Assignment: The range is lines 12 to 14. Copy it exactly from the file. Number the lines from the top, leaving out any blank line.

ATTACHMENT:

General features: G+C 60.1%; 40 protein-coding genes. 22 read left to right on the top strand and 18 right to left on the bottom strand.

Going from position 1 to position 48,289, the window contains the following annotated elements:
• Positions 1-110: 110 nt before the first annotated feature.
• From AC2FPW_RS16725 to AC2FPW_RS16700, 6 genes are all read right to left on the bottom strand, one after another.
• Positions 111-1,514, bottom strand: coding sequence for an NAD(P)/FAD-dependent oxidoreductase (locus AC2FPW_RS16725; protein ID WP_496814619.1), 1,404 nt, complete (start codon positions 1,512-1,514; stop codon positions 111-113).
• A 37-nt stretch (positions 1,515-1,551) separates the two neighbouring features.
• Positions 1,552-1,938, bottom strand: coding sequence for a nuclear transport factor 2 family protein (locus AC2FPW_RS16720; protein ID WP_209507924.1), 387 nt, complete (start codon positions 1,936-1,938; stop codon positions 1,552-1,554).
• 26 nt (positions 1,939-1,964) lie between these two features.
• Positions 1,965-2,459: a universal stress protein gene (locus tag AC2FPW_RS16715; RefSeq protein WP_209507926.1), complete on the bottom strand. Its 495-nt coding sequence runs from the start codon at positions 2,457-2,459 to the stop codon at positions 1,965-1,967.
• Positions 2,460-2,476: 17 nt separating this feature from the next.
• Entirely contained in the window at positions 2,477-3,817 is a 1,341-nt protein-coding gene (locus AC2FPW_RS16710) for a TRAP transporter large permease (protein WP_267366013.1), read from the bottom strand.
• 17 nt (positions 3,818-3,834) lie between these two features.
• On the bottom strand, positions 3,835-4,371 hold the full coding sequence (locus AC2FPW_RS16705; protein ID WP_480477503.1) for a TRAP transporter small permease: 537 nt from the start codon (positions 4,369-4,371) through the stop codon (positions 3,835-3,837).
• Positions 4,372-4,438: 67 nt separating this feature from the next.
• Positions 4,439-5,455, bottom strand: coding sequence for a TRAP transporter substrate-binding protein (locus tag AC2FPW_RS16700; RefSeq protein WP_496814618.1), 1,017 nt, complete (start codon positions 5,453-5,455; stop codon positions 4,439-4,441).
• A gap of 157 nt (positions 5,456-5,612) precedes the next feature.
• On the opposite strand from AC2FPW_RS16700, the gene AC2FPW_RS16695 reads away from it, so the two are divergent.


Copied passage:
• 17 nt (positions 3,818-3,834) lie between these two features.
• On the bottom strand, positions 3,835-4,371 hold the full coding sequence (locus AC2FPW_RS16705; protein ID WP_480477503.1) for a TRAP transporter small permease: 537 nt from the start codon (positions 4,369-4,371) through the stop codon (positions 3,835-3,837).
• Positions 4,372-4,438: 67 nt separating this feature from the next.